To read the Daily Mail article click: http://www.dailymail.co.uk/femail/article-1257927/Girls-Aloud-Britains-successful-girl-band--suddenly-skinniest-too.html#ixzz0iEzCXk7t

On the delightful, sun-filled train journey to the picturesque little village which is home to my parents, I saw a woman who absolutely fascinated me.

She must have been in her 70s, with a wizened little face and an extremely frail frame, although she was nicely dressed in a waist cinching number and court shoes. Either her hairdresser was a magician, or she was wearing a wig – A voluminous, shiny affair, with a high crown and cascading ringlets in various colours falling to just below her shoulders. Think Dot Cotton with Dolly Parton’s barnet. Luckily, I was wearing sunglasses, which allowed me to feed my fascination by staring at her like David Attenborough observing a beetle for the best part of the 15 minute journey.

I guessed that she had been very attractive back in her heyday and that she had learned the art of makeup artistry in the 1960s, failing to adapt it since. I watched as she applied a heavy, very pale foundation, several layers of black and grey eye-shadow and heavy handedly began lining her lips with a neural shade. The result was horrific, in a kind of can’t-tear-my-eyes-away type way. This, I thought to myself, is what happens when women refuse to acknowledge the ageing process.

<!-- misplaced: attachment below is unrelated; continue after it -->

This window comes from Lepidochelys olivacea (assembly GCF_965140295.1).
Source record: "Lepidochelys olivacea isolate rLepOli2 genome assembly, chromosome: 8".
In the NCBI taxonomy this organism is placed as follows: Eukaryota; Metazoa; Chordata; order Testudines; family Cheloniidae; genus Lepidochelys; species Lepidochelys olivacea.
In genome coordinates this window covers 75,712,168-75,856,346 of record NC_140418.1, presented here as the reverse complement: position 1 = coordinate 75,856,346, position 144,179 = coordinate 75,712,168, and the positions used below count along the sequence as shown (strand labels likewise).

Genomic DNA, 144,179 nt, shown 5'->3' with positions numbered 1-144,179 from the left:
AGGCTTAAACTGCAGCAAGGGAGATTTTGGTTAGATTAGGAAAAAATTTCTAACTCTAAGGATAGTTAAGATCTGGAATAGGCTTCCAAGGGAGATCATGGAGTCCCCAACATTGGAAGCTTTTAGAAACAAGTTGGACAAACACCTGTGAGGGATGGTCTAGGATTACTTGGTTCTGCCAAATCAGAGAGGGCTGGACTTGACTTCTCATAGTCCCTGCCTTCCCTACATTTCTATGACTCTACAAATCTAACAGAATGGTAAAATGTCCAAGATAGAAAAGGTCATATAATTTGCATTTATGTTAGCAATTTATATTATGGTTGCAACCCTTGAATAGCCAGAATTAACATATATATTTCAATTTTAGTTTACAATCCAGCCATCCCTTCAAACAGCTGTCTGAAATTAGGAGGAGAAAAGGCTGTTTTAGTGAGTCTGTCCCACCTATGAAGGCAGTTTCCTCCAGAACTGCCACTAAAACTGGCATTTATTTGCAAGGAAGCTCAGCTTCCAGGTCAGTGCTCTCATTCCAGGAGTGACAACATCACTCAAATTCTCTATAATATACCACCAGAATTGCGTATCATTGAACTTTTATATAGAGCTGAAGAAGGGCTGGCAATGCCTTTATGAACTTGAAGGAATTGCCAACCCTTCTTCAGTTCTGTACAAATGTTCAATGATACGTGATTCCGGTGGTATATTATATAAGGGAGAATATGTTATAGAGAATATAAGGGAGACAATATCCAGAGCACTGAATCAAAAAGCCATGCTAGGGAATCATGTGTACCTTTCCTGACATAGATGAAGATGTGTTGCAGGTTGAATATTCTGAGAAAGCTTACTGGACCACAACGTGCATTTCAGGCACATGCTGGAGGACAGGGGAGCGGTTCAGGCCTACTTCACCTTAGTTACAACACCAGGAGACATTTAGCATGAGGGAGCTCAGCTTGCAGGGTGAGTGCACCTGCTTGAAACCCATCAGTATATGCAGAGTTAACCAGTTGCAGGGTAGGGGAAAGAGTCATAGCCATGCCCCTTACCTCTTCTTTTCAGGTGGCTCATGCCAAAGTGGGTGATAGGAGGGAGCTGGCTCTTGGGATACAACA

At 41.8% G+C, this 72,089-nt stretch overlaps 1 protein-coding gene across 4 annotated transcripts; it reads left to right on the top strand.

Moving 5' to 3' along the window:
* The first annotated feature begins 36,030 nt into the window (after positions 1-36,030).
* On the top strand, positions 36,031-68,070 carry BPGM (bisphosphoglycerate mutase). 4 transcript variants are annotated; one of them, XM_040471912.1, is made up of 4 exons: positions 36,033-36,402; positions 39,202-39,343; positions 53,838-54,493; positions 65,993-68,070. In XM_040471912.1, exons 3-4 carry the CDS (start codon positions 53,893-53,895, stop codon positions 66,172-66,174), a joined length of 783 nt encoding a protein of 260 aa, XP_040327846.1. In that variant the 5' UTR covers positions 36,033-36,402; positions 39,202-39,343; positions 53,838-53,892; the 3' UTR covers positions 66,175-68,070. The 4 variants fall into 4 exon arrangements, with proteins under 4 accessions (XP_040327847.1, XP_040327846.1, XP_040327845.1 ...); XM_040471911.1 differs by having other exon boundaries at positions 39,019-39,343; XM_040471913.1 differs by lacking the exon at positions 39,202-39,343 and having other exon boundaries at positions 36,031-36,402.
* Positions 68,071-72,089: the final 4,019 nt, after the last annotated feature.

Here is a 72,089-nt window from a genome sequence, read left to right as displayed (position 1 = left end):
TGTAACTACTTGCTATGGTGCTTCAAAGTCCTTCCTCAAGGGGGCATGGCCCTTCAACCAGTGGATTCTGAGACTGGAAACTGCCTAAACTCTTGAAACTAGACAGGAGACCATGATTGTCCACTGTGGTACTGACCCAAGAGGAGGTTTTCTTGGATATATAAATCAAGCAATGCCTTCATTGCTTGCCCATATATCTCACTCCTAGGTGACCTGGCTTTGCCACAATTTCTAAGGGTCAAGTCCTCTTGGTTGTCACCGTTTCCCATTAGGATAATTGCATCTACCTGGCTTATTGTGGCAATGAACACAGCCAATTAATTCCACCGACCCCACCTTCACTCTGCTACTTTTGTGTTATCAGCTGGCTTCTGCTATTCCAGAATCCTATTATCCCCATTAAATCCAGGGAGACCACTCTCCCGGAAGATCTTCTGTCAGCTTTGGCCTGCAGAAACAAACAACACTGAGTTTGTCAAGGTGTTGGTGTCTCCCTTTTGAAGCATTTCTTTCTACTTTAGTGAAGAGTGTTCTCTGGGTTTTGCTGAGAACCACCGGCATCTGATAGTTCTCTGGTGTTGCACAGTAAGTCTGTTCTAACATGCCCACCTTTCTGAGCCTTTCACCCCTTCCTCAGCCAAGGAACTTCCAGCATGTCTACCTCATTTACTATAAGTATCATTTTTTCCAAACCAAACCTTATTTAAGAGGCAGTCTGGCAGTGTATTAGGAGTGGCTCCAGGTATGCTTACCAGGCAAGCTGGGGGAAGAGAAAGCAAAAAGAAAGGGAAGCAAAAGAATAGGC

The prevailing social attitude of “youth = beauty” is symptomatic of exactly the same phenomenon which encourages young women so starve themselves right back to child-like proportions. Projects like Body Gossip are working to introduce more diversity into the beauty spectrum – but that isn’t limited to body shapes, it also extends to races and ages we aren’t used to seeing in the public eye. That’s why my delight at the above Daily Mail article was somewhat tarnished when I subsequently clicked on this one:


Friday, 12 March 2010

Brumantics (Adventures in the West Midlands)

This month, my quest to mould the young minds of Britain took me to the West Midlands, home of Jasper Carrot and Kerrang Radio (which was enough to make me warm to the place).